It’s incredible that in the wake of financial crises and populist movements around the world anyone would wonder whether a glitzy awards gala and lavish prizes would help improve the public’s view of science, yet that is one proposal to boost the public’s opinion in the wake of floundering financial support. […]
via How to make science great again — SixDay Science
Sarah Salviander provides some much needed perspective on the state of science today and its relationship to the American populace. I encourage you to read it before or after my comments. She provides an insider’s perspective, looking out on the audience, wondering where science is going wrong.
As an outsider looking in, I applaud her, not just because she is looking out, but I think she is right.
Photo by Amanda Leutenberg
We have made remarkable strides in our scientific knowledge over the centuries. We have dispelled many myths and clarified how the natural world works. We have gained an amazing grasp on the material reality of the world, as vast and intricate as it is.
We have so much knowledge about how the natural world works, in contrast to the speculations of the past, that we are tempted to jump to some conclusions that are still beyond our reach.
We can see all the way back to the beginning of space time. We know with detail the constants of the laws of physics that have operated from that very beginning. We now know the physics behind many of the phenomenon that people once attributed to gods or God. Many bright people conclude, therefore, with self-righteous confidence that the natural world is all that is.
Is that really all there is? Continue reading
Science, philosophy and faith are each interesting subjects in themselves and even more interesting when considered together. In this piece, we take a quick look at the philosophical principles of determinism, necessity and chance, springboard to consideration of the observations of Stephen Hawking on the subject of determinism and free will, and finish with some observations about faith and love.
We start with determinism, defined as “the philosophical idea that every event or state of affairs, including every human decision and action, is the inevitable and necessary consequence of antecedent states of affairs.” Many modern scientists and philosophers alike believe we live in a world that is deterministic. Richard Dawkins, Lawrence Kraus, Daniel Dennet and others ascribe to this view.
In his show Genius, in which Stephen Hawking walks three “average” people through a series of exercises that lead them to understand great, nuanced principles of science, he agrees that the universe, including people, are determined by the laws of physics. He asserts that, if we could know where every cog in the machine of the universe is at any one moment, the laws of physics would allow us to know what would happen at any point in time. Therefore, Hawking says, free will is an illusion.
Photo by Larry Betag
Theists are accused of committing a “God of the gaps” fallacy, which is to assume (insert) God (into the gaps in our understanding). Atheists say that this assumption (faith) is irrational and wholly unsupportable by science or reason. They say they would rather rely on science and reason, and conclude there is no scientific or rational support of the proposition that God exists.
Atheists tend to be materialists, meaning that they believe that the “world” (all that exists) is material, only. They tend not to accept that anything other than the material world exists.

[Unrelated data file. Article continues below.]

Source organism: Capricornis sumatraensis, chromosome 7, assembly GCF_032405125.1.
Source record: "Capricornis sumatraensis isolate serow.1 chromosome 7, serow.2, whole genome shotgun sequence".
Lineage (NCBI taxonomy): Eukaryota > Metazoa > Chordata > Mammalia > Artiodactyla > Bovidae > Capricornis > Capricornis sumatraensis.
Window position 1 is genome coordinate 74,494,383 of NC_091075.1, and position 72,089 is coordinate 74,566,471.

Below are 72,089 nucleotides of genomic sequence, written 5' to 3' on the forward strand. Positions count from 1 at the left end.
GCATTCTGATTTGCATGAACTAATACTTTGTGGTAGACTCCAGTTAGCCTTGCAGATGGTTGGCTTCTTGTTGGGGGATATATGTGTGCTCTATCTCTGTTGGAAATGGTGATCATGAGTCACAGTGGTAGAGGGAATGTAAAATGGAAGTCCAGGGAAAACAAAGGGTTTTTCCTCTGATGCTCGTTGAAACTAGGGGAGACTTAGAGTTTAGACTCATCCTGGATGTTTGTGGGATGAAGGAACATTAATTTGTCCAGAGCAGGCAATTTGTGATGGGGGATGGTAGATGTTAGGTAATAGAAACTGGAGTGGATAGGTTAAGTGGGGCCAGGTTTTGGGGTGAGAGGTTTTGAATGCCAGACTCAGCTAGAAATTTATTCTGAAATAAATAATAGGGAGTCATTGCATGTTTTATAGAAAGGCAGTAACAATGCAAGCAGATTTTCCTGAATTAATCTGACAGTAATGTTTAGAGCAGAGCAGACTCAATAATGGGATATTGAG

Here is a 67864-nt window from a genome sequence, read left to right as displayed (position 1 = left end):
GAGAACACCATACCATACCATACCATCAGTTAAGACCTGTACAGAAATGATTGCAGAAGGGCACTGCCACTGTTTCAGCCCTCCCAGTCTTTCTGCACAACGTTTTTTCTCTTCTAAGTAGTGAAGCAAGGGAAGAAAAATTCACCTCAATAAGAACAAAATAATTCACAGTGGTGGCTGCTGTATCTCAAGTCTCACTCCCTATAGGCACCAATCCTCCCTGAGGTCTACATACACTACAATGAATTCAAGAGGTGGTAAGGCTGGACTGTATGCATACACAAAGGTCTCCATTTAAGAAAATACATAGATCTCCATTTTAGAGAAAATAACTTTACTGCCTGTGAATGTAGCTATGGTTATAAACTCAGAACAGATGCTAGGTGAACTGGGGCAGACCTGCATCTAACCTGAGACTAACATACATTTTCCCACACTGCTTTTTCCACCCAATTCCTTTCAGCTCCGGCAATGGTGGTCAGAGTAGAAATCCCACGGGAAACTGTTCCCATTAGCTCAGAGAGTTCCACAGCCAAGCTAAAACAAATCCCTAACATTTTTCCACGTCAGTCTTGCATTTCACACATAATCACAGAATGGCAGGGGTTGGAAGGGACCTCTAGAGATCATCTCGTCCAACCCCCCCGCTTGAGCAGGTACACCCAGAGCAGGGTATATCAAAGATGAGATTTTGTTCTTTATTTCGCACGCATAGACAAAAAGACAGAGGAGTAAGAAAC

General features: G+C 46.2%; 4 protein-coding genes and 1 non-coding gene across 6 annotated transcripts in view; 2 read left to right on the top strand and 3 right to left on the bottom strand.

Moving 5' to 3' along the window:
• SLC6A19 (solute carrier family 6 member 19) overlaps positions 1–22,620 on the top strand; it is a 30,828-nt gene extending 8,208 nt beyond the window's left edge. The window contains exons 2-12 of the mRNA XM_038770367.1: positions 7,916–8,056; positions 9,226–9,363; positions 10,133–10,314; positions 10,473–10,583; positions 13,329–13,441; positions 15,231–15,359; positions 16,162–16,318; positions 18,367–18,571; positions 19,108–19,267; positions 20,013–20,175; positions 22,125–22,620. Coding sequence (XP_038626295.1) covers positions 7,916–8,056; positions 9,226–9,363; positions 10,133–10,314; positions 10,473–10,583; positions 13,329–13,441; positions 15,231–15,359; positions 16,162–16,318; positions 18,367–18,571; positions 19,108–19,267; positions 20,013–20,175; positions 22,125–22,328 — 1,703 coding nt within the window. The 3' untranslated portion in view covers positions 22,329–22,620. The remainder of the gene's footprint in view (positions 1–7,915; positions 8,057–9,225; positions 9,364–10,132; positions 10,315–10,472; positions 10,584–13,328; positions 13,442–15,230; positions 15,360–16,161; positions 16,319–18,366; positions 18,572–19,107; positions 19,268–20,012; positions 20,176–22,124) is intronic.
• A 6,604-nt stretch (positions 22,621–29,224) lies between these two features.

An exploration of these contentions will show that the material world is not all that exists and that atheists who subscribe to the modern view of the multiverse, which is used to explain problems for which science has no answers if only one universe exists, is a resort to the same kind of fallacious thinking pinned on theists. The God of the gaps argument against faith and belief in God conflates science and reason, and a materialist worldview conflates scientific knowledge with all possible knowledge of the world.
Photo by Beth Drendel
Materialism is defined in in the Mirriam-Webster Dictionary as “a theory that physical matter is the only or fundamental reality and that all being and processes and phenomena can be explained as manifestations or results of matter.” Science is the study of the material world, so it may come as no surprise that many (most?) scientists are materialists.
If materialism is reality (nothing exists but matter), then science is the study of everything that exists or cold possibly exist. In fact, that is what the scientific community, generally, claims, and many in the academic community have accepted that claim. But is that claim something that is proven by science?
From How bacteria “talk” – Bonnie Bassler – TED-Ed
Who knew that bacteria are social “creatures”? Yes, social! It turns out they do not act as separate organisms, but as communal organisms. Dr. Bonnie Brassler gives an interesting TED Talk on bacteria that explains what incredible social or communal organisms bacteria are, and these bacteria tell an interesting story.
Bacteria not only interact with themselves; they work in harmony with other more complex organisms. Bonnie Brassler points to the example of a squid that engages in an intricate dance with bacteria (virio fisheri) to provide an “ingenuous” anti-predator scheme that prevents the squid from casting a shadow. The symbiosis between the squid and bacteria is amazing, down to signal proteins given off by the squid and signal receptor proteins from the bacteria that are like “lock and key”.
It turns out this is no anomaly. All bacteria have systems like the bacterial friends of squid. “All bacteria can talk to each other. Continue reading